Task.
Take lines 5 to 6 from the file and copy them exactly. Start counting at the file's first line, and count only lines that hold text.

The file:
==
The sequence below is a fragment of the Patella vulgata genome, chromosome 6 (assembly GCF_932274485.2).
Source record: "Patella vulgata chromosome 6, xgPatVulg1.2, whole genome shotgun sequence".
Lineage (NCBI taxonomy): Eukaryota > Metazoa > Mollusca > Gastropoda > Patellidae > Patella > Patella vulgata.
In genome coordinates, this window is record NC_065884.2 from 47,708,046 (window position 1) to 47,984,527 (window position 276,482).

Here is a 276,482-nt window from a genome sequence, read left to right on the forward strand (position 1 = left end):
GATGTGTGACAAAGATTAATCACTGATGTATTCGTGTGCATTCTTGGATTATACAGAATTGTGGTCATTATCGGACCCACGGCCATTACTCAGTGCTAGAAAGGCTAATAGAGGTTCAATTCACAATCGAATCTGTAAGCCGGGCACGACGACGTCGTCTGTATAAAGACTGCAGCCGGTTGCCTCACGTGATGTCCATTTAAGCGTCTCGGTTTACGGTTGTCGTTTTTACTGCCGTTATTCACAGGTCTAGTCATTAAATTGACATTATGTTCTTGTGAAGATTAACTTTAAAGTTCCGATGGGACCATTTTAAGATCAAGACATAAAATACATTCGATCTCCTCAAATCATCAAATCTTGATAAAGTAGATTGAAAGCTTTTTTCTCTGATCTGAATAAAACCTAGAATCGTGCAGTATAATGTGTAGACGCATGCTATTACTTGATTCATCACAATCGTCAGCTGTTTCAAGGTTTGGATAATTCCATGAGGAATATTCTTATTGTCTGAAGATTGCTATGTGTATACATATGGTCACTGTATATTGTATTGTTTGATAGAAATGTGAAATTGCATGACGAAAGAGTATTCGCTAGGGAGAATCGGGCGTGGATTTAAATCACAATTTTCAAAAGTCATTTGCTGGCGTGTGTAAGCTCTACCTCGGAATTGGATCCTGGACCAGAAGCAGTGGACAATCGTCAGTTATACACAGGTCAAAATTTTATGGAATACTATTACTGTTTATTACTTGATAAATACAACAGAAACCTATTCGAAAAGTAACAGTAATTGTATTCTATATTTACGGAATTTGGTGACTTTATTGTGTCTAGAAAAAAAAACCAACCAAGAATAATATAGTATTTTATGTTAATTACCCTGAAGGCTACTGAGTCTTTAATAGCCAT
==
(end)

Here is a 276,482-nt window from a genome sequence, read left to right on the forward strand (position 1 = left end):
GATGTGTGACAAAGATTAATCACTGATGTATTCGTGTGCATTCTTGGATTATACAGAATTGTGGTCATTATCGGACCCACGGCCATTACTCAGTGCTAGAAAGGCTAATAGAGGTTCAATTCACAATCGAATCTGTAAGCCGGGCACGACGACGTCGTCTGTATAAAGACTGCAGCCGGTTGCCTCACGTGATGTCCATTTAAGCGTCTCGGTTTACGGTTGTCGTTTTTACTGCCGTTATTCACAGGTCTAGTCATTAAATTGACATTATGTTCTTGTGAAGATTAACTTTAAAGTTCCGATGGGACCATTTTAAGATCAAGACATAAAATACATTCGATCTCCTCAAATCATCAAATCTTGATAAAGTAGATTGAAAGCTTTTTTCTCTGATCTGAATAAAACCTAGAATCGTGCAGTATAATGTGTAGACGCATGCTATTACTTGATTCATCACAATCGTCAGCTGTTTCAAGGTTTGGATAATTCCATGAGGAATATTCTTATTGTCTGAAGATTGCTATGTGTATACATATGGTCACTGTATATTGTATTGTTTGATAGAAATGTGAAATTGCATGACGAAAGAGTATTCGCTAGGGAGAATCGGGCGTGGATTTAAATCACAATTTTCAAAAGTCATTTGCTGGCGTGTGTAAGCTCTACCTCGGAATTGGATCCTGGACCAGAAGCAGTGGACAATCGTCAGTTATACACAGGTCAAAATTTTATGGAATACTATTACTGTTTATTACTTGATAAATACAACAGAAACCTATTCGAAAAGTAACAGTAATTGTATTCTATATTTACGGAATTTGGTGACTTTATTGTGTCTAGAAAAAAAAACCAACCAAGAATAATATAGTATTTTATGTTAATTACCCTGAAGGCTACTGAGTCTTTAATAGCCAT